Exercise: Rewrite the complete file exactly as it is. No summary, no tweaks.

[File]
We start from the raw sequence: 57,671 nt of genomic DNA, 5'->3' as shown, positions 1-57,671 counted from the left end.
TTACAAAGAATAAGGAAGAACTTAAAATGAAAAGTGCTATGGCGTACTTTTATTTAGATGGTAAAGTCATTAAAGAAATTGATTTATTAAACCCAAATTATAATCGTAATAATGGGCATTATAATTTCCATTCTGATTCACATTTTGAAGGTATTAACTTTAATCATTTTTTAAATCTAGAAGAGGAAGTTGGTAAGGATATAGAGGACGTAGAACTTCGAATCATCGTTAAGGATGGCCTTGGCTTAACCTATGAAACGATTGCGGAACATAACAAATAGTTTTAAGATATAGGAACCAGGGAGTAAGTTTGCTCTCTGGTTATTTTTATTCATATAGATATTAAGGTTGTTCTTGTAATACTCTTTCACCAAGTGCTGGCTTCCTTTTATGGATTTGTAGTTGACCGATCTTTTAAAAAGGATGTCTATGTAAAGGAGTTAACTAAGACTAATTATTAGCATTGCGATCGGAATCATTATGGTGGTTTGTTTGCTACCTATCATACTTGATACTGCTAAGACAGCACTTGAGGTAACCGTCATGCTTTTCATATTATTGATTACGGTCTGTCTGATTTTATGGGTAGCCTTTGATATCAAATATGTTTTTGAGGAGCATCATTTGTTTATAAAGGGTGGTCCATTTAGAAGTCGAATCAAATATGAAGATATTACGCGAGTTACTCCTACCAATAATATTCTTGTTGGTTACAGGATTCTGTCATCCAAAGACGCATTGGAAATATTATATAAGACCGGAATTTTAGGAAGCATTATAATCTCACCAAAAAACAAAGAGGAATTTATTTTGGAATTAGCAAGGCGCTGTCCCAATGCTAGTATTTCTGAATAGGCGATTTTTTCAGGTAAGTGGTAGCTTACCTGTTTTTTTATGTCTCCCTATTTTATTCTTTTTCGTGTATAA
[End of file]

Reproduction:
We start from the raw sequence: 57,671 nt of genomic DNA, 5'->3' as shown, positions 1-57,671 counted from the left end.
TTACAAAGAATAAGGAAGAACTTAAAATGAAAAGTGCTATGGCGTACTTTTATTTAGATGGTAAAGTCATTAAAGAAATTGATTTATTAAACCCAAATTATAATCGTAATAATGGGCATTATAATTTCCATTCTGATTCACATTTTGAAGGTATTAACTTTAATCATTTTTTAAATCTAGAAGAGGAAGTTGGTAAGGATATAGAGGACGTAGAACTTCGAATCATCGTTAAGGATGGCCTTGGCTTAACCTATGAAACGATTGCGGAACATAACAAATAGTTTTAAGATATAGGAACCAGGGAGTAAGTTTGCTCTCTGGTTATTTTTATTCATATAGATATTAAGGTTGTTCTTGTAATACTCTTTCACCAAGTGCTGGCTTCCTTTTATGGATTTGTAGTTGACCGATCTTTTAAAAAGGATGTCTATGTAAAGGAGTTAACTAAGACTAATTATTAGCATTGCGATCGGAATCATTATGGTGGTTTGTTTGCTACCTATCATACTTGATACTGCTAAGACAGCACTTGAGGTAACCGTCATGCTTTTCATATTATTGATTACGGTCTGTCTGATTTTATGGGTAGCCTTTGATATCAAATATGTTTTTGAGGAGCATCATTTGTTTATAAAGGGTGGTCCATTTAGAAGTCGAATCAAATATGAAGATATTACGCGAGTTACTCCTACCAATAATATTCTTGTTGGTTACAGGATTCTGTCATCCAAAGACGCATTGGAAATATTATATAAGACCGGAATTTTAGGAAGCATTATAATCTCACCAAAAAACAAAGAGGAATTTATTTTGGAATTAGCAAGGCGCTGTCCCAATGCTAGTATTTCTGAATAGGCGATTTTTTCAGGTAAGTGGTAGCTTACCTGTTTTTTTATGTCTCCCTATTTTATTCTTTTTCGTGTATAA